Roots

 
Bless you, readers, for your contributions ...
Appreciation and criticism as it ought to be

 
(and apologies from the Web master that this page has not been updated for so long!)

Psychoanalysis Applied to The Cardinals
We have recently received a second striking comparison of Bessie's work to that of another African author — in this case to the martyred Nigerian activist Ken Saro-Wiwa. Early signs were not good:

I'm researching The Cardinals by your very own Bessie Head for an undergraduate essay at Leeds university ... Critical work on Bessie Head, especially The Cardinals, isn't exactly widespread, shamefully, so I was wondering if you could help me out and point me in the direction of any critical works, articles etc?

No matter, student Thomas Youngs came through with an essay of startling originality. His teacher recognised its qualities, and four months later Thomas wrote in a very different tone:

I received a very good mark for my work on Bessie Head, a First, the only one I've managed in 4 years at university! Very proud of it. I hope you would still be interested in using the essay in whatever capacity, you are very welcome to.

Hey, we are delighted to share this one! Thomas wrote again a few days ago: "I bought Sozaboy last week to pair up with my copy of The Cardinals as a birthday gift for my grandma, who is the most literary of my family and has always been interested in my essays." May we suggest The Cardinals as a Christmas present for everyone? It has not only a beautifully edgy love story but also the shimmering Earth and Everything and other personal essays.
 

Bessie Head: A Soul Divided
Employing dance, song, and performance, this short video looks at the struggles and challenges faced by the young Bessie. It is the product of a Cape Town-based nonprofit called Footprints. It has played to acclaim at many film festivals. Copies available from Serowe's Khama Museum.

 
Elizabeth, Native Intellectual
This is a striking comparison of Head and Franz Fanon. Author Temperance David is a friend known to us only by correspondence. Here is what she writes:

I first encountered Bessie Head's A Question of Power while studying postcolonial literature as an undergraduate at Purchase College in New York, where I wrote Bessie Head: Native Intellectual, a short discussion of Head's novel in light of some ideas from Fanon's The Wretched of the Earth. The combined forcefulness and vulnerability of Head's writing continues to resonate with me in my current life and work as an instructor of literature and writing in upstate New York.
 

Writing As Autobiography
One of the very first scholars to study the Bessie Head Papers was Sue Atkinson in 1989. For the following decade, off and on, she wrote a PhD thesis based on that correspondence. Now she has sent us her Introduction and Chapter 1, with this note:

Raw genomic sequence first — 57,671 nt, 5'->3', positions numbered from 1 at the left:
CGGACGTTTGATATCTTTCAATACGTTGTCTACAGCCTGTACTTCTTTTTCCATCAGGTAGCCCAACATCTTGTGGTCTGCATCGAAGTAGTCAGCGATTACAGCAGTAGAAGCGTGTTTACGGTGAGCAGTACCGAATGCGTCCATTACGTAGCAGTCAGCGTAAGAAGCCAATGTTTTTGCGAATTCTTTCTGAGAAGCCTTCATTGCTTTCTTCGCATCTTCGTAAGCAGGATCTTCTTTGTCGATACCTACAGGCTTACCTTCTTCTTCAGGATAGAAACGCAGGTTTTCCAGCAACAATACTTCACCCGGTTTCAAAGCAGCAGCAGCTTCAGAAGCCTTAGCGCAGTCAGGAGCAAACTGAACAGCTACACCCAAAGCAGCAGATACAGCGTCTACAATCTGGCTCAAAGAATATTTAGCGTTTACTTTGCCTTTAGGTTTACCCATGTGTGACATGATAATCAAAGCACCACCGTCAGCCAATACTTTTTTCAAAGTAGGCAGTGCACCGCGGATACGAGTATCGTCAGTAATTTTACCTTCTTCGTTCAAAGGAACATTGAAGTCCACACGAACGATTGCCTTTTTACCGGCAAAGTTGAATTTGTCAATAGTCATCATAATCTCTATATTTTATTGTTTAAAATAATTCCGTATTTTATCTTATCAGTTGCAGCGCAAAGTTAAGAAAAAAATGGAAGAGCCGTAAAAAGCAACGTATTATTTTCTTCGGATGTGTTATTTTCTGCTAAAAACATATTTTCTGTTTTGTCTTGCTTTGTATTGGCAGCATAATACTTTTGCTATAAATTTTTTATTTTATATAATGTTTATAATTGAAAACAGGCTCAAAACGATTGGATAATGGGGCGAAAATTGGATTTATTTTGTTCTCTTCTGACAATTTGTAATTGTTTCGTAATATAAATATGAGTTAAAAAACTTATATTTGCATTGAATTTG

Hello Tom, good to hear from you. I wrote a full-length Ph.D thesis, and would have liked to publish it as a book but due to the day job(s) which include some part-time teaching for Nottingham University's Continuing Education Dept (that's working with older students, often from non-academic backgrounds) but mainly giving learning advice to people using adult mental health services, I never got round to it! The other reason — and this probably sounds stupid — is that after I finished the thesis I couldn't look at it for ages, because I felt bereft. I'd worked on it part-time for so many years that it felt like a physical loss to finish it! It's written in about 10 chapters, and I found it very difficult in that I didn't want to treat Bessie Head as an academic subject, but to keep at the forefront the fact that she was a human being first and foremost. Difficult in an academic environment!

I would dearly love to come over a commemoration — please keep me posted on dates — I really want to come! I would fund my own airfare as I don't work full time in academia. It would be great to re-visit, I have such fantastic memories. I'm going to be away for a couple of weeks, but could send the introduction as an attachment to see what you think.
Very best wishes, Sue
 

Launch of Imaginative Trespasser
The first launch took place at the University of Cape Town on the evening of 12 July 2005. The main talk was contributed by Margaret Daymond of Durban, read out for her by Margaret Lenta. Her comments are linked below. The second "book party" was held at the Boekehuis in Joburg on 30 July 2005. Craig MacKenzie posed questions to author Cullinan and offered remarks:

"Bessie's letters are very revealing — more so, perhaps, than those of most writers. She is frank, forthright, and sometimes downright outrageous. Imaginative Trespasser offers us an alternative Bessie Head ... insights into an inner world that was as frightening as it was fascinating."

Margaret Daymond's appreciation of Imaginative Trespasser

Craig MacKenzie's appreciation of Imaginative Trespasser

Student projects from the University of Botswana, 2003

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